My Life As A Cat by Carlie Sorosiak is the brilliant, heart-warming tale of Leonard, a 300 year old alien who mistakenly ends up in the body of a cat. He should have been a park ranger! All aliens from his home galaxy get the opportunity to spend a month in the body of an Earth creature. But something goes wrong and Leonard ends up as a cat. Miles from where he needs to be to get home, Leonard is adopted by a young girl, Olive, who is a little lost herself. Together, they embark on a journey of discovery and soon find out what is means to be human, the reality of true friendship and just how precious life is, even when you feel (or are) out of place! Leonard is a wonderful protagonist and his cat-behaviour is absolutely spot-on. A delightful, funny and well-observed story, My Life As A Cat has wonderfully positive messages about what home really means. Published by Nosy Crow.

With thanks to Barrington Stoke, Firefly Press, Nosy Crow and Scholastic for sending me these books to read and review. They will be going to very good homes via my local food bank.

New review: Wilde by Eloise Williams

Moving to live with her aunt, Wilde is afraid that strange things are happening around her. She just wants to fit in at her new school, but in rehearsals for a school play telling the legend of a witch called Winter, ‘The Witch’ starts leaving pupils frightening letters cursing them. Can Wilde find out what’s happening before everyone blames her? Or will she always be the outsider?

Wilde by Eloise Williams is a wonderful contemporary tale with magic at its heart. Drawing a picture of a feisty but fearful girl, Wilde is a unique character but like many young girls, struggling to be herself and desperate to fit in. Witch Point is where her mother grew-up and the mystery throughout is tangible as strange occurrences bring Wilde closer to the truth, with the legend surrounding the town seeming to come eerily to life. Alongside this, the narrative brilliantly captures school life, the perils of friendship and the importance of courage and kindness. Drama is not just reserved for the school play and as events come to head, the plot thickens page by page! Wilde is a lesson for us all in acceptance and embracing who we really are – a great contemporary adventure.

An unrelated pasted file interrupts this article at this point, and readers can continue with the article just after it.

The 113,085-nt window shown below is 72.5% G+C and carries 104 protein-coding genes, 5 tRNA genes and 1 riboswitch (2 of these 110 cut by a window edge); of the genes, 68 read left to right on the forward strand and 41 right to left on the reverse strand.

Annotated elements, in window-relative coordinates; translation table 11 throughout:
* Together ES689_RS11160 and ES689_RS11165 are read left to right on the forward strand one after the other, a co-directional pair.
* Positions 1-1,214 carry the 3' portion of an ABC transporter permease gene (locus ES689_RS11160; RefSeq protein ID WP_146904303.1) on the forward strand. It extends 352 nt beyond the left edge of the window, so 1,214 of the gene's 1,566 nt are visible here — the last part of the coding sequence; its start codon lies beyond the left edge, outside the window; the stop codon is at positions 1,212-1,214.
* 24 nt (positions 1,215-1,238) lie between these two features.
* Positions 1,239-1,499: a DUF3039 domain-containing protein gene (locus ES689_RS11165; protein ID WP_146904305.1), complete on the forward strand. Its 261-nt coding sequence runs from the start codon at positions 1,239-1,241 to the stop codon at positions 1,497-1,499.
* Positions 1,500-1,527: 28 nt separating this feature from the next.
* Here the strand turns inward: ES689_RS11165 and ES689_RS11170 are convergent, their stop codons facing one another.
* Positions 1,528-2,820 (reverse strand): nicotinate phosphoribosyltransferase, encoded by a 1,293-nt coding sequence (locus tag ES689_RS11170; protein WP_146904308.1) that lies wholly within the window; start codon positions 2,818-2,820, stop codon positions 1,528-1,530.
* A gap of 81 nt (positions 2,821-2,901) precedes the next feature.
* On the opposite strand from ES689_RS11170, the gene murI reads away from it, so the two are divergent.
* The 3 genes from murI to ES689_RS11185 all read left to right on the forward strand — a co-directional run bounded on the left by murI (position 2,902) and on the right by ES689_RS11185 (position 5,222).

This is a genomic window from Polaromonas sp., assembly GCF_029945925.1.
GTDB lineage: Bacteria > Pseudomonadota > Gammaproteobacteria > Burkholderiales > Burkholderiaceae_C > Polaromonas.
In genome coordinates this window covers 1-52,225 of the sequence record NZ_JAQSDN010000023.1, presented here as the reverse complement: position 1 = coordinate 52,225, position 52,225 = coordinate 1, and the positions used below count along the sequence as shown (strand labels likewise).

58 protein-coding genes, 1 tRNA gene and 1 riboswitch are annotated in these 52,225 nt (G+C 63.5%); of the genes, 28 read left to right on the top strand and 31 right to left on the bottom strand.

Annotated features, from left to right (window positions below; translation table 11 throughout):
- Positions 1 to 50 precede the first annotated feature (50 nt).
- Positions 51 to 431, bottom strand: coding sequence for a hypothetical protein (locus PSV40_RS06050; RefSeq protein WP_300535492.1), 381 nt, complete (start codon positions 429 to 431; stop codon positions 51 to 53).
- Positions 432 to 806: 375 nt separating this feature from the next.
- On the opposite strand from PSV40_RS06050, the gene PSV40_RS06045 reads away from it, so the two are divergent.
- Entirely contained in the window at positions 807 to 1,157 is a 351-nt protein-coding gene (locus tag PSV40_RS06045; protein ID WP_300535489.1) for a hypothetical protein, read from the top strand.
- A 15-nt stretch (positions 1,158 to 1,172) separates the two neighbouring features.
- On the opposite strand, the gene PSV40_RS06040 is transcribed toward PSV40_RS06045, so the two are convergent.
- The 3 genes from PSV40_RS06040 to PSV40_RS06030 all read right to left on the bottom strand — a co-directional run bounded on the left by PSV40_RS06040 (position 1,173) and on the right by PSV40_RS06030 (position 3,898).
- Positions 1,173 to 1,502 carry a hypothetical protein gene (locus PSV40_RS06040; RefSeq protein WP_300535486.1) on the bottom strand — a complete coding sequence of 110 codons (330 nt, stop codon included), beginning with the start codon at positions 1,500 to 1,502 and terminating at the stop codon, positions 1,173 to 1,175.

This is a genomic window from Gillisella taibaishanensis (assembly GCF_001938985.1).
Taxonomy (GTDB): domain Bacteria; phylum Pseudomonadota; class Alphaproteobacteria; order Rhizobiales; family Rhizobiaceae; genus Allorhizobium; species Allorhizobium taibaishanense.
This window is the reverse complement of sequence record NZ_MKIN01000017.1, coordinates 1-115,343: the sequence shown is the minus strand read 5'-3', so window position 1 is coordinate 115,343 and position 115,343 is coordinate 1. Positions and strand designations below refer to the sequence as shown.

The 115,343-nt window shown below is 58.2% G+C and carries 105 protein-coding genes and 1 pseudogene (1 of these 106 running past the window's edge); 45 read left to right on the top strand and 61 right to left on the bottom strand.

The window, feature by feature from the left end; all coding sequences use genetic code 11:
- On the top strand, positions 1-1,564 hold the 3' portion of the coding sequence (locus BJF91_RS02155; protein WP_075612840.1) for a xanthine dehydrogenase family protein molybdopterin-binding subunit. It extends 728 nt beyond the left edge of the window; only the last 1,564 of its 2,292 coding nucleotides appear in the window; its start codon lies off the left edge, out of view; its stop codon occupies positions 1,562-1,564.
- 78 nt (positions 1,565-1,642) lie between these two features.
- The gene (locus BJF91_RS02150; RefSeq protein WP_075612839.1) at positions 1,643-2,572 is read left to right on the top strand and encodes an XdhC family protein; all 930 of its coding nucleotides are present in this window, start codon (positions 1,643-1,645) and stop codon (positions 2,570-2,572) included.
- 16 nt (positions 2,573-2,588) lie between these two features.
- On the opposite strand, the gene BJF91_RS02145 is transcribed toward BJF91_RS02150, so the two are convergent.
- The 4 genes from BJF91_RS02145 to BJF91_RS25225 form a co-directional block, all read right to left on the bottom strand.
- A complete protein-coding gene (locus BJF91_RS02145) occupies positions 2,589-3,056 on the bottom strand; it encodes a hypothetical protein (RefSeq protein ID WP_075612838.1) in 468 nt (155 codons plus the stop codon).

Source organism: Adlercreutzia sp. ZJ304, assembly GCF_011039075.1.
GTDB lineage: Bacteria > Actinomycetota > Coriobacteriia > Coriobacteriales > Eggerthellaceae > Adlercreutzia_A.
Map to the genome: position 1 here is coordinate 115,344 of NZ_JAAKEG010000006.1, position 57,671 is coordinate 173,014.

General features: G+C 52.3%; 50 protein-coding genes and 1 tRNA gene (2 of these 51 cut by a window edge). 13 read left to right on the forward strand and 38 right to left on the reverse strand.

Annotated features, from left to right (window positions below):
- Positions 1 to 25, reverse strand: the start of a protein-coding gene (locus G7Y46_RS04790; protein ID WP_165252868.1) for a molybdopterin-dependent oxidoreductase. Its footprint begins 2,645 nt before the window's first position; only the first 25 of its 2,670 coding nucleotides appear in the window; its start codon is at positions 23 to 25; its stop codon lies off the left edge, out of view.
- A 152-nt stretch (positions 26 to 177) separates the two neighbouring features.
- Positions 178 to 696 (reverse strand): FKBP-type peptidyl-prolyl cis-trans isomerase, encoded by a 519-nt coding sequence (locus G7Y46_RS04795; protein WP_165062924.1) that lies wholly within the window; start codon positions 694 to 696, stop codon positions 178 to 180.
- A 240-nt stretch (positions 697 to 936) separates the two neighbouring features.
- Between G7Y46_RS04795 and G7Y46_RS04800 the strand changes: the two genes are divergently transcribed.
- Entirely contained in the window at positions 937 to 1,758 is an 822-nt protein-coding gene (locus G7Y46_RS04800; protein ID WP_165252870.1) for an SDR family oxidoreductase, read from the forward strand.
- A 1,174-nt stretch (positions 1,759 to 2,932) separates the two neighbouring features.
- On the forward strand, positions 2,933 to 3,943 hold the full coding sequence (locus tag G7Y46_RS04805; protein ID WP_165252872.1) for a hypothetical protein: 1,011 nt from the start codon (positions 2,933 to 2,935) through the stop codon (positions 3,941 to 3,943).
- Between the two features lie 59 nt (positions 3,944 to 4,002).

Eloise Williams has written other great middle-grade books including Gaslight and Seaglass. Find out more https://fireflypress.co.uk/books/wilde/

With thanks to Firefly Press for sending me this book to review.

New review: The Accidental Wizard by Kimberly Pauley illustrated by Jason Cockcroft

Twig is the last surviving apprentice of the great wizard Ripplemintz, which, as a job, is just as terrifying as it sounds. Oh Ripplemintz always means well, but for a wizard of such high regard he really does make an awful lot of mistakes. And who’s always left to clear them up? That’s right – Twig. So when Ripplemitz’s most powerful spell is let loose on the world, off Twig goes to catch it. And catch it he does, except… not quite in the way that he intended. Because, instead of catching it in an enchanted jar, Twig sort of… well… catches it in… HIMSELF.

The Accidental Wizard by Kimberly Pauley introduces the reluctant Wizard Twig, along with a menagerie of hilarious characters that captivate throughout. With more magical mayhem than you can shake a stick at, middle-grade readers will be quickly drawn into a world of riotous adventure, competing wizards, greedy citizens who all want their moment of magic and at it’s heart, an unlikely friendship between a wizard, a hag and a gnome (who has the best name – Glimfinkle!). I also particularly liked the chapter titles (for example ‘In Which Something Doesn’t Blow-Up’) and the proof copy I read had wonderful illustrations giving a taste of artwork to come by Jason Cockcroft. Reminiscent of classic magical adventures and bags of fun, The Accidental Wizard carves a well-deserved space for itself in this genre and I’m sure children will want to visit The Kingdoms again and again – ably guided by the lovely map at the beginning!

Find out more about the author http://www.kimberlypauley.com/the-accidental-wizard/ and at www.scholastic.co.uk.